Tokyo Tech News
Loh Zhan Teng, a 3rd-year Transdisciplinary Science and Engineering student, recently participated in the 60th International Speech Contest in Japanese, held on June 1 in Hachinohe City, Aomori Prefecture. The event, sponsored by Japan's International Education Center and The Japan Foundation, brought together 12 finalists from 11 countries and regions who put their Japanese language skills to the test.
The International Speech Contest in Japanese has been held annually since 1960, and has been hosted by a different city each year since 1998. This year, 123 speakers from 29 countries and regions applied for the contest. Only the best were selected for the finals. Approximately 900 spectators filled the venue in northern Japan to listen to speeches about a variety of topics selected by the speakers themselves.
Tokyo Tech's Loh spoke about his difficulties making Japanese friends in the past, and how he overcame this situation by transcending cultural and communicative barriers. His speech, entitled "Smashing boundaries with laughter," was laced with humor and drew constant laughter from the crowd. While Loh was not selected as a winner, he relished the experience of drafting and practicing his speech, and mingling with other participants.
Some speeches from the contest will be broadcast by Japan's NHK Educational TV on June 29, from 2 to 3 p.m.
I applied for this contest because I wanted to improve my ability to communicate in Japanese. The preparation process was at times a struggle, but it offered a good opportunity to reflect on how to communicate effectively.
The other foreign nationals who participated in this contest represent a great variety of backgrounds, personalities, and values, but they all share a love for the Japanese language. Although I did not win a prize, I very much enjoyed meeting such great people. I will continue to focus on using accurate language to express my thoughts.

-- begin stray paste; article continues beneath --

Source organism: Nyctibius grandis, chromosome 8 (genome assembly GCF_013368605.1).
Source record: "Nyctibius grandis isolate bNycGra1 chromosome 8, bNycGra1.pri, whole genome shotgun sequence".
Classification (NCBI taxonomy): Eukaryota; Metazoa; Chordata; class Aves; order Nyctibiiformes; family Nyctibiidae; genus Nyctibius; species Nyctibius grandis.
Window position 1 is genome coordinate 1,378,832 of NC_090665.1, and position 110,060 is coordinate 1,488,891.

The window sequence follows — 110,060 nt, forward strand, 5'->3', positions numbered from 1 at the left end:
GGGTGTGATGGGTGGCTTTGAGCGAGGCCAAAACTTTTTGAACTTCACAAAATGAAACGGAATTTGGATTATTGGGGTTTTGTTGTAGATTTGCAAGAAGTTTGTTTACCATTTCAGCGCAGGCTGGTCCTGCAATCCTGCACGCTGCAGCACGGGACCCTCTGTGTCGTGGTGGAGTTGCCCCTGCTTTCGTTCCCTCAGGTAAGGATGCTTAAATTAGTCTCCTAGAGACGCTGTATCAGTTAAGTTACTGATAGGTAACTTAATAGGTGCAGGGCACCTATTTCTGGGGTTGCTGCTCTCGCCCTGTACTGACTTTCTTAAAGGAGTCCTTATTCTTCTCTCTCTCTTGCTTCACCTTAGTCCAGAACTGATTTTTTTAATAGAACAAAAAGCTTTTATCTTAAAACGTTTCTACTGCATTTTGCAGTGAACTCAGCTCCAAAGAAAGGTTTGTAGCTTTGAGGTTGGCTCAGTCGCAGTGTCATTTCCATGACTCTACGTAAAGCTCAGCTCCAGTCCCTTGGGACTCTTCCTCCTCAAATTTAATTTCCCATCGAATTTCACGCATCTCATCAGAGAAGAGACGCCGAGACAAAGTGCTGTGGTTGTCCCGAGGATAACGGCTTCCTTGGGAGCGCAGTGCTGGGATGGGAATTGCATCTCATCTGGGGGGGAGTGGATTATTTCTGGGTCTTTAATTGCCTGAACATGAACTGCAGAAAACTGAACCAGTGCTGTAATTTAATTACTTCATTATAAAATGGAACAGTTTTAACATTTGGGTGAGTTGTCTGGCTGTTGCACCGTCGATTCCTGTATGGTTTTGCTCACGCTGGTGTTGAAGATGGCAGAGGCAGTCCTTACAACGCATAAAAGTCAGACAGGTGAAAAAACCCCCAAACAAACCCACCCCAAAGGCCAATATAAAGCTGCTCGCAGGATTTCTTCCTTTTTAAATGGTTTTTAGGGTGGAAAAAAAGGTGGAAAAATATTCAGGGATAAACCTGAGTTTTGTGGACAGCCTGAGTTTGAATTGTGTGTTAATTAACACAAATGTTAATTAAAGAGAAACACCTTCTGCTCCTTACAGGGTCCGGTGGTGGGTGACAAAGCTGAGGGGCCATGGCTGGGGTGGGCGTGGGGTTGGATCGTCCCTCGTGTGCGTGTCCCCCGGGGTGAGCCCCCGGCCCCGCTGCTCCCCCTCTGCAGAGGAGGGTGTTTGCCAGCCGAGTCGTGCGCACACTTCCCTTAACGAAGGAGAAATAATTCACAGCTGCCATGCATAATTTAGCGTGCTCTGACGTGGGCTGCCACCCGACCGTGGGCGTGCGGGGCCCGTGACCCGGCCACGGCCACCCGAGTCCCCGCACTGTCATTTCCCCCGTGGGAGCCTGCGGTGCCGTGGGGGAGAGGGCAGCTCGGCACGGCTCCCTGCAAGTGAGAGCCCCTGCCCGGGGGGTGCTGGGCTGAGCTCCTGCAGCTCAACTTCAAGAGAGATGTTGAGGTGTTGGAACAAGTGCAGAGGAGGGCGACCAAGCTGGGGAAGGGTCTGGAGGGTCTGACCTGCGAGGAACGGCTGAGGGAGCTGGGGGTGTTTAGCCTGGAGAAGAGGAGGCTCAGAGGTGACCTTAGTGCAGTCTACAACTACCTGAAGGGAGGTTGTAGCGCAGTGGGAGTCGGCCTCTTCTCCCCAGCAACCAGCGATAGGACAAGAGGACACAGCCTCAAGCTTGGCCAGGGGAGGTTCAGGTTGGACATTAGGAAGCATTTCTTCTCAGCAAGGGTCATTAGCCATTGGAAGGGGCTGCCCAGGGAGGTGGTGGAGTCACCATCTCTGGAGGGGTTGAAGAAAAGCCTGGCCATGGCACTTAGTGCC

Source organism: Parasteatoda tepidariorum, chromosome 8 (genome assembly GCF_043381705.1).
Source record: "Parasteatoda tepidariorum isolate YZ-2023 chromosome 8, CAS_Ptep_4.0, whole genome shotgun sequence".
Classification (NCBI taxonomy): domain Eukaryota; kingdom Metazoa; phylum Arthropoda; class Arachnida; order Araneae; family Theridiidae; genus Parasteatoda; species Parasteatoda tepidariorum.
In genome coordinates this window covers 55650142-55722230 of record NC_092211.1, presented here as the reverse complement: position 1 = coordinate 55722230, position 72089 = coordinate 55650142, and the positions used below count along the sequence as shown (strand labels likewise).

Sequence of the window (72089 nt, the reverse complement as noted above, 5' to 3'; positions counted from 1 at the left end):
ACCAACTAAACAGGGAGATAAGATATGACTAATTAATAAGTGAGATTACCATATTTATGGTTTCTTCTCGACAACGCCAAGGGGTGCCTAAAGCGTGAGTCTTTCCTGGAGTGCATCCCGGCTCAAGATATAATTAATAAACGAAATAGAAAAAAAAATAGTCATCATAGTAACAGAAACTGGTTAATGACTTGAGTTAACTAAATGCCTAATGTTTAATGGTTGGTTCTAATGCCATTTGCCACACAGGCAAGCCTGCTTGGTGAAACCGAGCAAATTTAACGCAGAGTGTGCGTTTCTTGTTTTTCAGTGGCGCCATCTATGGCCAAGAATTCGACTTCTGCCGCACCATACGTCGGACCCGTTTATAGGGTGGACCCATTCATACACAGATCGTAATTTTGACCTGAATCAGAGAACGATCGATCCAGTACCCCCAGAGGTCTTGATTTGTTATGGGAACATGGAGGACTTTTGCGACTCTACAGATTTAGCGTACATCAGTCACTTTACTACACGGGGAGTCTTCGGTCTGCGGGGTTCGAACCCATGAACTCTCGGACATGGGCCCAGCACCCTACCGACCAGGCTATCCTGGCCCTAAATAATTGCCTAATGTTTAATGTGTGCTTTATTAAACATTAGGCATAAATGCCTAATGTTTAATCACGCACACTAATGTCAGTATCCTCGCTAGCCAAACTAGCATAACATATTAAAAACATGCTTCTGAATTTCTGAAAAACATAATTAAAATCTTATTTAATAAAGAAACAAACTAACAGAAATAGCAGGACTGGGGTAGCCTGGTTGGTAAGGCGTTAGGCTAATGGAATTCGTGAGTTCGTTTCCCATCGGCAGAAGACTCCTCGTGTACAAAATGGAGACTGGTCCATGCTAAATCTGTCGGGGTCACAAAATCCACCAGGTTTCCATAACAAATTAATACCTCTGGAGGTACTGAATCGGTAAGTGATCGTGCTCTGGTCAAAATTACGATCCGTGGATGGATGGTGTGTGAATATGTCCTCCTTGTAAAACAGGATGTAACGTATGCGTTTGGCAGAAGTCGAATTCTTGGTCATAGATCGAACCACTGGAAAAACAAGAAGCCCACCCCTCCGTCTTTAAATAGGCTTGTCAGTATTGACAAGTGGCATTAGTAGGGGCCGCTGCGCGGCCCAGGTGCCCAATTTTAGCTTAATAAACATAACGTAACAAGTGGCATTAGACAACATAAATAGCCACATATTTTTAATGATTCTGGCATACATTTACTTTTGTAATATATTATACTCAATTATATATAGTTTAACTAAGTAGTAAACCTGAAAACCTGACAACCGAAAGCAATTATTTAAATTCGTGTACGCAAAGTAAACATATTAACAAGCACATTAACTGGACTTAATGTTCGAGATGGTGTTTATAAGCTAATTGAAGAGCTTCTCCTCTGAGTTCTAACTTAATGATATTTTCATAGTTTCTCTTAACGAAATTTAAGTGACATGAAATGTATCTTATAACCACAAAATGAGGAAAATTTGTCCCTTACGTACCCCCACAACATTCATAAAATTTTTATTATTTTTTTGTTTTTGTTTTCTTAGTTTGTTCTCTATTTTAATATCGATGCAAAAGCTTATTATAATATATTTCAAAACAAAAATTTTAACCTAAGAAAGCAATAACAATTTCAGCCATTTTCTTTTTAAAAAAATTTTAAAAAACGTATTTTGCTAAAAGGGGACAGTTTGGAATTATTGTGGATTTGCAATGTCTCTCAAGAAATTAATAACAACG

One year ago, I remember Loh Zhan Teng saying that he wanted to join a Japanese speech contest after he entered Tokyo Tech, but since one didn't exist, he wanted to create one. At the time, Loh was a representative of Tokyo Tech's Student Association for Global Exchange (SAGE), for which I was an adviser. After consulting with internal and external counterparts, SAGE organized its inaugural Japanese speech contest in December 2018. As Loh was heavily involved in the organization of the event, he could not participate, and therefore decided to apply for the nationwide 60th International Speech Contest in Japanese, producing outstanding results. I am very impressed with his passion for the Japanese language and international exchange, and we are already planning the second contest here at Tokyo Tech.
In addition to intensive language courses, the Japanese Section at the Institute for Liberal Arts (ILA) provides language support on Tuesdays and Thursdays at the Japanese consultation room, where any student can drop by for speech practice or casual conversation. ILA is eager to meet the Japanese language needs of all international students at Tokyo Tech.
Japanese Section, Institute for Liberal Arts